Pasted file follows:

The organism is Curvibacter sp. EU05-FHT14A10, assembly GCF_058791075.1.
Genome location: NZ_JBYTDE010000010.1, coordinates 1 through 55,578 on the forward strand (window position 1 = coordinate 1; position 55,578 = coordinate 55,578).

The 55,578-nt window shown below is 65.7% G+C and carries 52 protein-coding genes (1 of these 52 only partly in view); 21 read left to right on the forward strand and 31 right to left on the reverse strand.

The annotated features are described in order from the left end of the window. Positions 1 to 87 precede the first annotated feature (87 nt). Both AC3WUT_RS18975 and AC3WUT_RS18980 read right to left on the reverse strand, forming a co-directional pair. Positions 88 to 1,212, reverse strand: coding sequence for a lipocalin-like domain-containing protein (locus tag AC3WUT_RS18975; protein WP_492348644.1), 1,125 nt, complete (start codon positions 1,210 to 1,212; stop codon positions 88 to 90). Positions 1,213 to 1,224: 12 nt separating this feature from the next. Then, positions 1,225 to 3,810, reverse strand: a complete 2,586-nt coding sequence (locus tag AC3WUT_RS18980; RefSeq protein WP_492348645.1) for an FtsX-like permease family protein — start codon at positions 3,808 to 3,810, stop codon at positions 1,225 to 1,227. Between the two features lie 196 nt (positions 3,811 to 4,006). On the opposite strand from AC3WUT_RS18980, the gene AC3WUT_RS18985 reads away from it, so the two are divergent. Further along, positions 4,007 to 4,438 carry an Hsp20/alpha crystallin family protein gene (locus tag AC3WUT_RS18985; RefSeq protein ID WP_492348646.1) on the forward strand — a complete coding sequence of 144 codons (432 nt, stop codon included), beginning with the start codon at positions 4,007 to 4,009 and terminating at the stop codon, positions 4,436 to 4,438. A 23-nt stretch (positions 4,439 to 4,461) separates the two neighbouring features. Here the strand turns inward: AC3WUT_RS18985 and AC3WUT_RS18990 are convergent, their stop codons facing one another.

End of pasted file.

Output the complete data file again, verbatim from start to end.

The organism is Curvibacter sp. EU05-FHT14A10, assembly GCF_058791075.1.
Genome location: NZ_JBYTDE010000010.1, coordinates 1 through 55,578 on the forward strand (window position 1 = coordinate 1; position 55,578 = coordinate 55,578).

The 55,578-nt window shown below is 65.7% G+C and carries 52 protein-coding genes (1 of these 52 only partly in view); 21 read left to right on the forward strand and 31 right to left on the reverse strand.

The annotated features are described in order from the left end of the window. Positions 1 to 87 precede the first annotated feature (87 nt). Both AC3WUT_RS18975 and AC3WUT_RS18980 read right to left on the reverse strand, forming a co-directional pair. Positions 88 to 1,212, reverse strand: coding sequence for a lipocalin-like domain-containing protein (locus tag AC3WUT_RS18975; protein WP_492348644.1), 1,125 nt, complete (start codon positions 1,210 to 1,212; stop codon positions 88 to 90). Positions 1,213 to 1,224: 12 nt separating this feature from the next. Then, positions 1,225 to 3,810, reverse strand: a complete 2,586-nt coding sequence (locus tag AC3WUT_RS18980; RefSeq protein WP_492348645.1) for an FtsX-like permease family protein — start codon at positions 3,808 to 3,810, stop codon at positions 1,225 to 1,227. Between the two features lie 196 nt (positions 3,811 to 4,006). On the opposite strand from AC3WUT_RS18980, the gene AC3WUT_RS18985 reads away from it, so the two are divergent. Further along, positions 4,007 to 4,438 carry an Hsp20/alpha crystallin family protein gene (locus tag AC3WUT_RS18985; RefSeq protein ID WP_492348646.1) on the forward strand — a complete coding sequence of 144 codons (432 nt, stop codon included), beginning with the start codon at positions 4,007 to 4,009 and terminating at the stop codon, positions 4,436 to 4,438. A 23-nt stretch (positions 4,439 to 4,461) separates the two neighbouring features. Here the strand turns inward: AC3WUT_RS18985 and AC3WUT_RS18990 are convergent, their stop codons facing one another.